Lung on a Chip Offers New Insights for Cystic Fibrosis (CF) Treatment

Last year, researchers in the Division of Pulmonary Medicine published their success with the first ever patient-derived “pancreas on a chip,” designed to improve understanding and treatment for CF-related diabetes. This year, those researchers - Anjaparavanda Naren, PhD, director of the Cystic Fibrosis Research Center, and instructor Kyu-Shik Mun, PhD, - have focused their work on examining the dynamics of mucus secretion and clearance in CF with an even more sophisticated lung on a chip.

Understanding Mucus Buildup - and Clearance

Mun, a bioengineer, designed the lung on a chip to examine “mucociliary clearance” - the process by which healthy lungs use ciliated epithelial cells to clear mucus secreted by goblet cells. This process breaks down in CF patients, resulting in mucus-blocked airway surfaces.

Mun’s chip is composed of two cell culture chambers with a thin layer of porous membrane between them. The top chamber is open to allow air flow, and closely mimics in vivo physiology.  Naren says the chip design “gives the contraction, the stretch and relaxation, that precisely mimics human lung function.”

 

Comparing Healthy - and Unhealthy - Lung Cells

By placing patient-derived lung cells on the chip, the scientists are able to observe the behavior of different cell types simultaneously.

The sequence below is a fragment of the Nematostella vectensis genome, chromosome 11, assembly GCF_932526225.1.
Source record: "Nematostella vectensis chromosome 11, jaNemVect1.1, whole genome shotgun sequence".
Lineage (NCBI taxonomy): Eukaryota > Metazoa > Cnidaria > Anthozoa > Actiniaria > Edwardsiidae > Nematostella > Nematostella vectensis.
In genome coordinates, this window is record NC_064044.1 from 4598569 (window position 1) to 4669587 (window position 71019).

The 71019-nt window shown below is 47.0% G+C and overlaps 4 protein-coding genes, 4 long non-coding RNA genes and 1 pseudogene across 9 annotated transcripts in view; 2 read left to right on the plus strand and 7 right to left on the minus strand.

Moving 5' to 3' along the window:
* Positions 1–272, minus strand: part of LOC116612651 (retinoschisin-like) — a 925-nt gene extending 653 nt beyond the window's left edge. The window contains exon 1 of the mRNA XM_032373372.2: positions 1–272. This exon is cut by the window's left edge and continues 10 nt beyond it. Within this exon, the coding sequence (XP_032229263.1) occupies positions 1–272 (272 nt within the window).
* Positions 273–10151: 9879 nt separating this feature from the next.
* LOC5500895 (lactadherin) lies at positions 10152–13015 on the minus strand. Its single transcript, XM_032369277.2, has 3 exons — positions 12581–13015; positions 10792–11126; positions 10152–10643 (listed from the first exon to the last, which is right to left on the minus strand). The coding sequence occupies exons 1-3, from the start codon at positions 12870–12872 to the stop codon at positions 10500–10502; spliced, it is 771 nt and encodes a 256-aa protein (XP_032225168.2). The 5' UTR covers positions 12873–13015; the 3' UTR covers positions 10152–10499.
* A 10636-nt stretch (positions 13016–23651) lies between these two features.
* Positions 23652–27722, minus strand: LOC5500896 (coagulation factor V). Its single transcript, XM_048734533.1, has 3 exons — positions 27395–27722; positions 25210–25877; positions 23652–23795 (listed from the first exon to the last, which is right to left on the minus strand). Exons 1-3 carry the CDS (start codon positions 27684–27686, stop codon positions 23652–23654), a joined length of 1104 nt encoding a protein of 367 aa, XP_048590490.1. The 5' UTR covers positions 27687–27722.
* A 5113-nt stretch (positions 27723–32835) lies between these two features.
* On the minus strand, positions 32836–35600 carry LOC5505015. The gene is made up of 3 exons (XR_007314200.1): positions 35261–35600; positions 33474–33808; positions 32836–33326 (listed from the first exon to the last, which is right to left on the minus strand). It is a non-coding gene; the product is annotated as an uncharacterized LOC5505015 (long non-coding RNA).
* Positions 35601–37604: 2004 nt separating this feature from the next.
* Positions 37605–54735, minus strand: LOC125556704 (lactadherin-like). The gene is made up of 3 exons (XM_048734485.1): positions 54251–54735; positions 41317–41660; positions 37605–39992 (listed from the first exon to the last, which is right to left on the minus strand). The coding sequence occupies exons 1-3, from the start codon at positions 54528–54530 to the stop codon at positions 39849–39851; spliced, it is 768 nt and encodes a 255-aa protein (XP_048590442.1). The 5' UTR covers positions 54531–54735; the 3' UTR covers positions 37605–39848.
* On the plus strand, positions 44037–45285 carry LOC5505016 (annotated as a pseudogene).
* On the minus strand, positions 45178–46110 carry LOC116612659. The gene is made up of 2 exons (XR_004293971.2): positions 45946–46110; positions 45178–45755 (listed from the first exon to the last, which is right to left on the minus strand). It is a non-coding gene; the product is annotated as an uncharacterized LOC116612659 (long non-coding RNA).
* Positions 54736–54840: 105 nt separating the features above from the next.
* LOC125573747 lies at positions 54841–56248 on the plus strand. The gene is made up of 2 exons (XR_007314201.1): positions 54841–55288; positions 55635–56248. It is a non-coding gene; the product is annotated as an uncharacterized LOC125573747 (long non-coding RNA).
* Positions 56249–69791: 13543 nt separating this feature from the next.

“We can differentiate patient-derived lung epithelial cells into ciliary cells and mucus-secreting cells,” Mun says. “The chip enables us to monitor mucus secretion, ciliary movement, mucociliary clearance and CFTR chloride channel function. In the middle of the open top chamber, a barrier separates the chamber so we can co-culture CF and non-CF cells and compare the physiology of these cells simultaneously under the same conditions.”

Expanding the Chip’s Use

Mun continues to make enhancements to the chip to expand its usefulness. He plans to build biosensors on the chip to monitor cell functions in real-time.

Currently, researchers are using the chip to screen mucus-clearing drugs for CF patients. They have already, on a trial basis, been able to identify and prescribe the most effective medications for CF patients by testing the drugs in a highly personalized manner. Naren says they are “very close” to offering this to CF patients on a widespread basis, at a reasonable cost.

“Patients will be able to come in, have their lung function tested and see what drug works best for them,” Naren says. “Right now we are using primary cells, so that we can reproduce the patient’s precise phenotype, but once we are more comfortable with it, we will move to using pluripotent stem cells and do it on a more expanded scale. The potential is limitless.”

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